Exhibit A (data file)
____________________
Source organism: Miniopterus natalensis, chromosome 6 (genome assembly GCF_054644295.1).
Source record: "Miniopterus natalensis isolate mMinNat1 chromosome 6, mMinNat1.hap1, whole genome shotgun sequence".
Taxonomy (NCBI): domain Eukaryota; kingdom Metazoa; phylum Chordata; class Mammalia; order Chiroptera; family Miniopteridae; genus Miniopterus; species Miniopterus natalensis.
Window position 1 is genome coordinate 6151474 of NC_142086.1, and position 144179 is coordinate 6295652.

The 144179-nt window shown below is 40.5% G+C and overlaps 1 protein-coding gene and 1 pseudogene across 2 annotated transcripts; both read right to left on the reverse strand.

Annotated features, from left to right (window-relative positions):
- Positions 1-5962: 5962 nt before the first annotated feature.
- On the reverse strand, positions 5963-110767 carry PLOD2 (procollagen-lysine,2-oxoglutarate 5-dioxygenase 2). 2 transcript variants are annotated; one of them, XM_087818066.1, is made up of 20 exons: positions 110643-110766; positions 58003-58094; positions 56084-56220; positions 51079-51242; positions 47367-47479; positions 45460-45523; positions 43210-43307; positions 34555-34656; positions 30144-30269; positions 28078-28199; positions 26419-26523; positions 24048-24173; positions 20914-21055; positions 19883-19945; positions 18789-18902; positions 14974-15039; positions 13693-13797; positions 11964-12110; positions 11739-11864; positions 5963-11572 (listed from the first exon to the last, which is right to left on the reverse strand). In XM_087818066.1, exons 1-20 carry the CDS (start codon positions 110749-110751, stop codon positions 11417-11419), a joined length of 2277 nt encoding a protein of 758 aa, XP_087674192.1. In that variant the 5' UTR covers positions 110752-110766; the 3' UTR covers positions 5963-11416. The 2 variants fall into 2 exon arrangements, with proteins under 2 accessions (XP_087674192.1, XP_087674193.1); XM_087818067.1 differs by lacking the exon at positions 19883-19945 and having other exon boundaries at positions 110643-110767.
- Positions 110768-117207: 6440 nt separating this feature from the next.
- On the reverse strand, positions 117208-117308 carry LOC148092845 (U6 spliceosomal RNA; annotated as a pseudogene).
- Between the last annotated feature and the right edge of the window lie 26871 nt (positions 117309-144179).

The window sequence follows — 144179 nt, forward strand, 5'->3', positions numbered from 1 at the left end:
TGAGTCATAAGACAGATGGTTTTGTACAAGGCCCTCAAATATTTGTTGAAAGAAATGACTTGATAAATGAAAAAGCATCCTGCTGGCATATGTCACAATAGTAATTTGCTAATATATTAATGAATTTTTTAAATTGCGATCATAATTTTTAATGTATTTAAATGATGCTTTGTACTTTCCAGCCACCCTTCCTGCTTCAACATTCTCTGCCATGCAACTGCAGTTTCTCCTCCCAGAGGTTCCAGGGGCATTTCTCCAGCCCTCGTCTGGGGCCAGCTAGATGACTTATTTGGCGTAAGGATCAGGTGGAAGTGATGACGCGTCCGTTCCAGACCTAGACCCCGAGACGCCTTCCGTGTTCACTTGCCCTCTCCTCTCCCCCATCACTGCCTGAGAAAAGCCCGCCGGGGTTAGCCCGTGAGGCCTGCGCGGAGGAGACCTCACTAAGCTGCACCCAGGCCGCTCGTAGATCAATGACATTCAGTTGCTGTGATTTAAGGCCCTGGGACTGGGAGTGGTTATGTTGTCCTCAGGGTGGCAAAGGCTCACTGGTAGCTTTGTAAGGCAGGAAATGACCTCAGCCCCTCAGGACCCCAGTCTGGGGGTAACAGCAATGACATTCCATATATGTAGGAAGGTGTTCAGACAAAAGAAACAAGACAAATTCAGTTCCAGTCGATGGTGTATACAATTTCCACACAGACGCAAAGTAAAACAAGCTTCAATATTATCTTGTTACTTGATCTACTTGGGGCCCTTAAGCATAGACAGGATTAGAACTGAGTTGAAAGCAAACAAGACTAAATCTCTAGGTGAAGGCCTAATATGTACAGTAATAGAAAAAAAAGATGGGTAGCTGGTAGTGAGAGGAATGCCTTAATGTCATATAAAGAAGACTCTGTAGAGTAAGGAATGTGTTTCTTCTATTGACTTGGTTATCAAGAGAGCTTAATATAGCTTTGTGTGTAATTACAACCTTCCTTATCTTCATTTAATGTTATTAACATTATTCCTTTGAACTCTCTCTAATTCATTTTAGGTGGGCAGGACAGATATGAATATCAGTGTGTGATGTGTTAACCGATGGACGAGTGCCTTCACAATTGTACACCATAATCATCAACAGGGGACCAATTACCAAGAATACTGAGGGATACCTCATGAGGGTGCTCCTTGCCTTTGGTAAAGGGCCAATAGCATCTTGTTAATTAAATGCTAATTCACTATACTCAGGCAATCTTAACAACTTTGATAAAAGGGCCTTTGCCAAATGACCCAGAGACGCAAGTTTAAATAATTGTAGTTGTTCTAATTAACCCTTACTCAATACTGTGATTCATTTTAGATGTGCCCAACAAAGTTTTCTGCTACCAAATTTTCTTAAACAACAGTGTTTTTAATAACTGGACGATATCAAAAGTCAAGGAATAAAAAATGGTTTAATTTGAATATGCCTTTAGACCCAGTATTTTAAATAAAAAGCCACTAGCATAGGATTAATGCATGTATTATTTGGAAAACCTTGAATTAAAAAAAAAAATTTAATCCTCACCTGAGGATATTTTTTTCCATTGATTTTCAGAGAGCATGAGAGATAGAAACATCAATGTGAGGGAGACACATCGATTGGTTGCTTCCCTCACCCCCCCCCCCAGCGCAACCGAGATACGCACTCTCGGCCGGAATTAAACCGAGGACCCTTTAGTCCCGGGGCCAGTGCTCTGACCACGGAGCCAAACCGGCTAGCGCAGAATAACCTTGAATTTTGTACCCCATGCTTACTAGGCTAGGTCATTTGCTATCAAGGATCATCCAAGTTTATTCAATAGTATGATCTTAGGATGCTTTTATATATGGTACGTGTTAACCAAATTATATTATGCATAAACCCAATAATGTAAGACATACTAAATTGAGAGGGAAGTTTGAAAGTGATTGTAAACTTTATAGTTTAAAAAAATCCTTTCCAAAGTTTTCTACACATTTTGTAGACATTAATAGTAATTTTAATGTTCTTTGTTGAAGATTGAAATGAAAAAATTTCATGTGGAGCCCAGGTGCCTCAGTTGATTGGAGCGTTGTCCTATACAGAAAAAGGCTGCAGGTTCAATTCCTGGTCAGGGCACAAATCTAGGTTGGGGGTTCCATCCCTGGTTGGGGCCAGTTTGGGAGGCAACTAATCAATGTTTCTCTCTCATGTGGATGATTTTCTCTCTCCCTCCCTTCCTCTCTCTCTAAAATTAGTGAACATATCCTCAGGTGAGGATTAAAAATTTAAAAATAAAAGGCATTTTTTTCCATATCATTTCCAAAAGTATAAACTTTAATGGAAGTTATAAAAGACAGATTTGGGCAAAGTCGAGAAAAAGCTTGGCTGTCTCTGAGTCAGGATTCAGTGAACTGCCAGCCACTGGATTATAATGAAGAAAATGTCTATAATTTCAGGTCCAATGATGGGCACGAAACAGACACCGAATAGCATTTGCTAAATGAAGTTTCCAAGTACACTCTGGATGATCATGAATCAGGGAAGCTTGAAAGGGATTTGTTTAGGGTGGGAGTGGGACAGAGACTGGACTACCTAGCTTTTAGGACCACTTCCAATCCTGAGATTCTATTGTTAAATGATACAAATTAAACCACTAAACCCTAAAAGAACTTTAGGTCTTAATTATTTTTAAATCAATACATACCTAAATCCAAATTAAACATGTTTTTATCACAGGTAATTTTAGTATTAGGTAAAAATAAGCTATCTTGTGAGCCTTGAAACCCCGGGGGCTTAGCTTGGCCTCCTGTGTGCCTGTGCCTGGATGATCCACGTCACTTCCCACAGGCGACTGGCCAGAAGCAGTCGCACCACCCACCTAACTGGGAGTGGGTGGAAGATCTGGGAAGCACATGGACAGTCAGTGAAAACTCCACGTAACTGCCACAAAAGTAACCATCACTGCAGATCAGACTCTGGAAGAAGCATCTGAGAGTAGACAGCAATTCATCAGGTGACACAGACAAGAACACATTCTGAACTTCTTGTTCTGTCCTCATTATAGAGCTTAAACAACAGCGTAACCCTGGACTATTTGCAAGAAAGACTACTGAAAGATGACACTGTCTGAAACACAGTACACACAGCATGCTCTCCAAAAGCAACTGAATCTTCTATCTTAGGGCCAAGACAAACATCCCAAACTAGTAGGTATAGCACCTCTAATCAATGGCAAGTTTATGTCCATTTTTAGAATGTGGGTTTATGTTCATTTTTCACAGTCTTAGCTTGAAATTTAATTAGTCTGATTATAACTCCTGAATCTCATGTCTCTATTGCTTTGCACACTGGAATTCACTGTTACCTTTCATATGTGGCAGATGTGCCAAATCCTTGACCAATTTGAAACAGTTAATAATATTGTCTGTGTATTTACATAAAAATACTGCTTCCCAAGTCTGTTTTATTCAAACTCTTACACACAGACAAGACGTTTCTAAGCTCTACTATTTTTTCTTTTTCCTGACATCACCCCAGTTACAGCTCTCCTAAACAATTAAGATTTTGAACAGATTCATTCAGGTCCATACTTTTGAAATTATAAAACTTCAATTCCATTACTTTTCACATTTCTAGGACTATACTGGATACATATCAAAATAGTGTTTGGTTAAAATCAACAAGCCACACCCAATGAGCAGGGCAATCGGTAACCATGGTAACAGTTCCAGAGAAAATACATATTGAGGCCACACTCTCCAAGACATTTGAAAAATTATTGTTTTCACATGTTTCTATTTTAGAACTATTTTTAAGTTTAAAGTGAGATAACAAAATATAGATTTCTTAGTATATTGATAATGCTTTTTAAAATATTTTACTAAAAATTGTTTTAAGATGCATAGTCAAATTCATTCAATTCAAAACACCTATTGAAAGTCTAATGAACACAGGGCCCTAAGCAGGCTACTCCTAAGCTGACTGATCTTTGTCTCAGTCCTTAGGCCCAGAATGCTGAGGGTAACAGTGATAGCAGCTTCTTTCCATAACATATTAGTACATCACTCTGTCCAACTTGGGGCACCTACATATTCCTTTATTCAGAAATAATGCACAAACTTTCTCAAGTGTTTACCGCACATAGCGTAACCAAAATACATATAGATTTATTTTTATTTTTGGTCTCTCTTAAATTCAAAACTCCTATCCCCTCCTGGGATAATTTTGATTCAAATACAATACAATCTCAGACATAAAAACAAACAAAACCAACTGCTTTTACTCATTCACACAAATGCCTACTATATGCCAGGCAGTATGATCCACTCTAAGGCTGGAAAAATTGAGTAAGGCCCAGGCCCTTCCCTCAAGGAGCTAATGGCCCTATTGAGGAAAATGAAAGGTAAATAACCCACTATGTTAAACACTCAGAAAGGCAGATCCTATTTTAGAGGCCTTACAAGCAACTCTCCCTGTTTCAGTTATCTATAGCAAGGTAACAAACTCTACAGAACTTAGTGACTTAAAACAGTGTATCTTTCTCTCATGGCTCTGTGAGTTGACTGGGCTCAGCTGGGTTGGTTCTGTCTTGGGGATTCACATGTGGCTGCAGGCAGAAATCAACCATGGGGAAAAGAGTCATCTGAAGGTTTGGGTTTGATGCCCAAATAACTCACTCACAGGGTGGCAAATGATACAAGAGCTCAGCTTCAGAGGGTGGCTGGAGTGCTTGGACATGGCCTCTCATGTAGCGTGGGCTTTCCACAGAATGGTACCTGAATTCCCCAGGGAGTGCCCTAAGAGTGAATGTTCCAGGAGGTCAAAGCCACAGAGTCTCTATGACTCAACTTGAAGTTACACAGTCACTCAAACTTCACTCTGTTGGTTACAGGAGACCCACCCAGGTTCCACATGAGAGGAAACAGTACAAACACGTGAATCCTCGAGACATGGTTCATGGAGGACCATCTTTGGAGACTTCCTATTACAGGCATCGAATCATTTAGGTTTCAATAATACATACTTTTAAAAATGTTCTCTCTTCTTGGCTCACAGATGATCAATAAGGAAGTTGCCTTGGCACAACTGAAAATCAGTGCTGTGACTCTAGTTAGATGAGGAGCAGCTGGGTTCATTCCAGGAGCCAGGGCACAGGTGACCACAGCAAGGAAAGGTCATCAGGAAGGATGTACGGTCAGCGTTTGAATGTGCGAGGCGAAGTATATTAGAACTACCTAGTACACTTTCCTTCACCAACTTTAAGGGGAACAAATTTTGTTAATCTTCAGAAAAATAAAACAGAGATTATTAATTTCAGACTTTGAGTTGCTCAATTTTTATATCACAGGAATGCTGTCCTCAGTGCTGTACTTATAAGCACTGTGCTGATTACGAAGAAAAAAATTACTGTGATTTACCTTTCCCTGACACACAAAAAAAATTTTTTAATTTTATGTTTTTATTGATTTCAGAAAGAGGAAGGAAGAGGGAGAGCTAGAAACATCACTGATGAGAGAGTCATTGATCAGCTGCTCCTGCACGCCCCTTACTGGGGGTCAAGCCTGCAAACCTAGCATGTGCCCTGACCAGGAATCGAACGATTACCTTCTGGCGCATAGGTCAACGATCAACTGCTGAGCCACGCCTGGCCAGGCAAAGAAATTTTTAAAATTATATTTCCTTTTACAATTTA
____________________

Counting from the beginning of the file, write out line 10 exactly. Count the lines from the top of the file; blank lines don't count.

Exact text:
- On the reverse strand, positions 117208-117308 carry LOC148092845 (U6 spliceosomal RNA; annotated as a pseudogene).